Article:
Kick-starting Europe’s economy by investing in public transport
Now Reading: Kick-starting Europe’s economy by investing in public transport
In tough times when finance ministers across Europe are pulling the strings of the public purse ever tighter, public services are coming under increasing pressure.
In this context, reflection about how public funding can and should be allocated means that essential services such as pensions, healthcare and education are often prioritised.
So where does this leave public transport? Let’s not forget that in Europe, public transport operators provide 1.2 million direct jobs and the sector as a whole represents between 1 and 1.2% of EU GDP. It’s also worth noting that every euro of value created from public transport is linked to a further value creation of €4 in the total economy. So, it’s a sector that provides and will continue to provide, economic value as well as local green jobs that cannot be delocalised.
Public transport is both a major contributor to national and local economies. It may still come as a surprise though that in Amsterdam, Barcelona, Brussels and Dublin, public transport operators are the largest city employers.
Whilst there’s no hiding from the fact that large-scale public transport projects – to create extra capacity or increase quality – are costly, the cost of enhancing urban mobility is actually significantly lower than the direct cost of congestion. If the external costs and social impacts of congestion are factored in, it becomes even clearer that investing in public transport represents good value for money.
It was with this in mind that UITP gathered six of Europe’s largest capital city public transport operators in Rome in December 2012, to issue a collective declaration. In the first such meeting of its kind, the CEOs of Transport for London, BVG (Berlin), RATP (Paris), Metro Madrid, ATAC (Rome) and Moscow Metro together sent out the message to policy makers at all relevant levels that public transport can help deliver a sustainable recovery solution to Europe’s anaemic economy.
Efficient urban mobility provides the foundation for economic growth and creates social integration. Rapid urbanisation means that there is an urgent need to invest in Europe’s cities and support expansion, which in turn spurs growth and encourages job creation. It should be no secret then that the cities with the most modern and efficient public transport systems are also the ones attracting the brightest minds and the most innovative businesses, linking people to jobs, education and health services.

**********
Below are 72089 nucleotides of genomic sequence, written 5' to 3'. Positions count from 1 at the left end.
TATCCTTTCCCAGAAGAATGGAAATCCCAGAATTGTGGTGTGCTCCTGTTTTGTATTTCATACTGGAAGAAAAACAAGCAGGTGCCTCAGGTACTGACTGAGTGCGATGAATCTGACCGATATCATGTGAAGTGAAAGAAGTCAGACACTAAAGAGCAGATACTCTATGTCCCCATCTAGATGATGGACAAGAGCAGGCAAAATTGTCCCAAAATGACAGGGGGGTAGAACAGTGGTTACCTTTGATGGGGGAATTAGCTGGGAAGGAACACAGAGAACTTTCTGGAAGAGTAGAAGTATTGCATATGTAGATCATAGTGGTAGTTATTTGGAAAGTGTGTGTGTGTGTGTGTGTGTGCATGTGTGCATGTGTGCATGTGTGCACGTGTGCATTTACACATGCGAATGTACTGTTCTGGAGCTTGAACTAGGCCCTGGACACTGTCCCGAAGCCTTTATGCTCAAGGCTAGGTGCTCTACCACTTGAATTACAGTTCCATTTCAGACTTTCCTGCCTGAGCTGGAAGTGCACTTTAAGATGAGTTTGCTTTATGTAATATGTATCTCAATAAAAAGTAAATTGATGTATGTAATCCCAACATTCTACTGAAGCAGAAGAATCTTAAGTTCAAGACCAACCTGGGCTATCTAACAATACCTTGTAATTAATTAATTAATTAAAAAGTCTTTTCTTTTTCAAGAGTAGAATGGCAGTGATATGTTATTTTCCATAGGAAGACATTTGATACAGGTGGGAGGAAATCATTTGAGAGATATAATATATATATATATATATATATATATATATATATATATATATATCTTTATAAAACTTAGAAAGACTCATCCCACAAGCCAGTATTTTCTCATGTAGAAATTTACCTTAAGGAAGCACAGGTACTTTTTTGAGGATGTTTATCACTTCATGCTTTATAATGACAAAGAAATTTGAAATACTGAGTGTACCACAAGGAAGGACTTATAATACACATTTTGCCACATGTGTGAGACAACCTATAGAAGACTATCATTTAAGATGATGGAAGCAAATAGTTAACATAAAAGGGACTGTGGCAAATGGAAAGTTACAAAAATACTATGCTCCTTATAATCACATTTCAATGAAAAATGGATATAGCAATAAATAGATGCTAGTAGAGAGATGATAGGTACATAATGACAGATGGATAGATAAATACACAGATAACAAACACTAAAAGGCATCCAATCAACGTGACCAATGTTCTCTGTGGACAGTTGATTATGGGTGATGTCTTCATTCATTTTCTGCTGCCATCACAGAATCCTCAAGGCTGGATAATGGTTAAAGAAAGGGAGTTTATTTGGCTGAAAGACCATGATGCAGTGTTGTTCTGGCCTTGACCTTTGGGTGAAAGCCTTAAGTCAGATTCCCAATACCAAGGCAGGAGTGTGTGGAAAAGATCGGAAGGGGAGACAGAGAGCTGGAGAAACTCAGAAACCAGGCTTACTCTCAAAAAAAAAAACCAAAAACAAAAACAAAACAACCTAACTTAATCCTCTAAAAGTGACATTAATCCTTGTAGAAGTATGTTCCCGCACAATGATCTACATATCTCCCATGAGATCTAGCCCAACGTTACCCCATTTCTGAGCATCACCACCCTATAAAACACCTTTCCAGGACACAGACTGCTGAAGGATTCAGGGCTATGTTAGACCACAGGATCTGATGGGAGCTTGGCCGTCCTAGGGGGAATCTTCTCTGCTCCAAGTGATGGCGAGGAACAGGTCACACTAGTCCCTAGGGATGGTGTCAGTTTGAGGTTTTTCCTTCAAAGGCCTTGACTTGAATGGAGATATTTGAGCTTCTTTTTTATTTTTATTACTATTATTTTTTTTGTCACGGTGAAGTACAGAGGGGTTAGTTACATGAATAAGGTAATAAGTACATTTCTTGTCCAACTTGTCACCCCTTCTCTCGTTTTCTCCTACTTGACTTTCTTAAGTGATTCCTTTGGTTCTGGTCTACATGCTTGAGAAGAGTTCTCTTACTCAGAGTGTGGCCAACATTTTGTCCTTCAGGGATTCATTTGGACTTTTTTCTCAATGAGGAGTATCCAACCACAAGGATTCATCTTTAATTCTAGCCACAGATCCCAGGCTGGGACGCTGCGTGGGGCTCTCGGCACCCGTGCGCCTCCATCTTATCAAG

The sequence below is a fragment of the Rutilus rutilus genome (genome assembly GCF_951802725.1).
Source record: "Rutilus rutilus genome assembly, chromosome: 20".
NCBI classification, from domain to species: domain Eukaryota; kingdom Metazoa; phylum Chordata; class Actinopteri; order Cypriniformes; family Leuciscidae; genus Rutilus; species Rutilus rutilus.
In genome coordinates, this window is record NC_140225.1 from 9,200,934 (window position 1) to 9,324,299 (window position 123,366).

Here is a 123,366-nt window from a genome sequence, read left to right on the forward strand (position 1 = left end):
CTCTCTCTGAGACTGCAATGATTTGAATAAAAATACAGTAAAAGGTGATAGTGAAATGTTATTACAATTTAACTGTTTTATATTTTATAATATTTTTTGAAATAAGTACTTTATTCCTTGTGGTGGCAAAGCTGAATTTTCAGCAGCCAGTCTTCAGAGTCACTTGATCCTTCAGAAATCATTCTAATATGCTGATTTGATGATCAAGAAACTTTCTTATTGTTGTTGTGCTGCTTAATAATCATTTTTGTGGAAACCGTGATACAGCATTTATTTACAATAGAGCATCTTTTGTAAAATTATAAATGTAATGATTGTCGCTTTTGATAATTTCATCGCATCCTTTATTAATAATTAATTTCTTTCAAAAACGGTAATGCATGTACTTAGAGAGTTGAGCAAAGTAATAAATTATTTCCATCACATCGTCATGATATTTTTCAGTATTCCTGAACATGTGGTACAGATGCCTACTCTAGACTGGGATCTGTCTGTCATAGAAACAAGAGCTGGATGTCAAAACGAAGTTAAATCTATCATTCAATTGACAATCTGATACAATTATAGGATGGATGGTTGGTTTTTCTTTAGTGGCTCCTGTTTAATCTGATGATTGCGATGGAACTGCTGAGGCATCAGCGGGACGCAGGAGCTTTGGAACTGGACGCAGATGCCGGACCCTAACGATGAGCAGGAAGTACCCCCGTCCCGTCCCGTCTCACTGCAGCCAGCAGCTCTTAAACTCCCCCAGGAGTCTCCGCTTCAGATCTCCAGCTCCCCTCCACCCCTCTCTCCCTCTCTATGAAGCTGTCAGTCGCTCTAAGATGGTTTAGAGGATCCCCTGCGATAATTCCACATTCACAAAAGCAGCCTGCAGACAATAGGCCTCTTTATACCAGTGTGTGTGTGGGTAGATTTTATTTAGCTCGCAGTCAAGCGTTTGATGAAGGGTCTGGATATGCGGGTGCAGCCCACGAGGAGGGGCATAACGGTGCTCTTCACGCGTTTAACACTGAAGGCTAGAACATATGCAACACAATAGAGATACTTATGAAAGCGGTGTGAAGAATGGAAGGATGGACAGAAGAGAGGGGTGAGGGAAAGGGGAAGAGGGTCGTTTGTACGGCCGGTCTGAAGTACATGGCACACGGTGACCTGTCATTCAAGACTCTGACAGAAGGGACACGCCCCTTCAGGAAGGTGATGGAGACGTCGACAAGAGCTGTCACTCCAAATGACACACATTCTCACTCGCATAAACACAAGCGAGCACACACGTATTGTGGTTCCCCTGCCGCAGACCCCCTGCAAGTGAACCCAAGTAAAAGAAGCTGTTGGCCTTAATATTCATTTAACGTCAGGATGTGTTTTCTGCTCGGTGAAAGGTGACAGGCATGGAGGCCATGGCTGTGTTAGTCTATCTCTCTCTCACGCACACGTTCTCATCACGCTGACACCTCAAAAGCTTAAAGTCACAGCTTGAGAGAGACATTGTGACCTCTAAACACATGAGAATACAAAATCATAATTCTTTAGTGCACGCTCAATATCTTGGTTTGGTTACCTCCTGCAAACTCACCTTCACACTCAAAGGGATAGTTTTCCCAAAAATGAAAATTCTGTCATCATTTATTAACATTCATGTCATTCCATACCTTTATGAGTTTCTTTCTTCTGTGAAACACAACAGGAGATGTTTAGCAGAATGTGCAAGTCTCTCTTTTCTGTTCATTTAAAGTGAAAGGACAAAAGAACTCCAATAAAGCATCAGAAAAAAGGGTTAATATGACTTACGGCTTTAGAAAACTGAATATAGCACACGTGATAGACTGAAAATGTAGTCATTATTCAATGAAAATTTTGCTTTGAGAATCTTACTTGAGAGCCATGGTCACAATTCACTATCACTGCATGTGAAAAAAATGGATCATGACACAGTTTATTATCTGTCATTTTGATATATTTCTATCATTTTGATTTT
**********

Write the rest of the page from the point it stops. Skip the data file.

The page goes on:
Investment in public transport should not mean of course that pensions, education and healthcare bills go unpaid, it is instead a question of recognising that the sector is a valuable motor for growth and job creation and should therefore, despite limited public resources, be allocated the stable and reliable financing that it deserves. Full integration into urban planning, to ensure that sustainable modes are considered from the outset, is also a prerequisite to help liberate our urban environments from congestion.
Policy makers should also look towards providing a supportive and stable legal, regulatory and funding environment for the sector, allowing long-term planning as well as increased investment opportunities from the private sector, institutional players and external sources. This would allow public transport undertakings to modernise and extend their networks in the most cost effective manner.
In tight financial times, the public transport sector has a certain responsibility therefore to justify its worth and to demonstrate it can deliver higher capacity and better quality services. Ever-rising fuel prices and increasing urban (and sub-urban congestion) will draw more people towards collective transport modes. Customer-orientation is essential therefore to ensure that the sector delivers the level of quality and convenience that people are coming to expect.
Customers expect mobility solutions that are fast, safe, clean, comfortable and affordable, coupled with understandable and useful information. This means that the public transport sector will have to become a true mobility provider, which in certain cities will require a fundamental shift in mentality, in order to provide services to meet changing lifestyle patterns and increasing demand. Intermodal strategic partnerships and alliances with taxis, bikes, car sharing, parking facilities and information providers are needed as well as integrated information, tariffs and fare products.
This is not a challenge to be taken lightly. The arguments in favour of public transport are clear but the sector needs to do more to ensure that it receives the financial and political support that will enable it to flourish.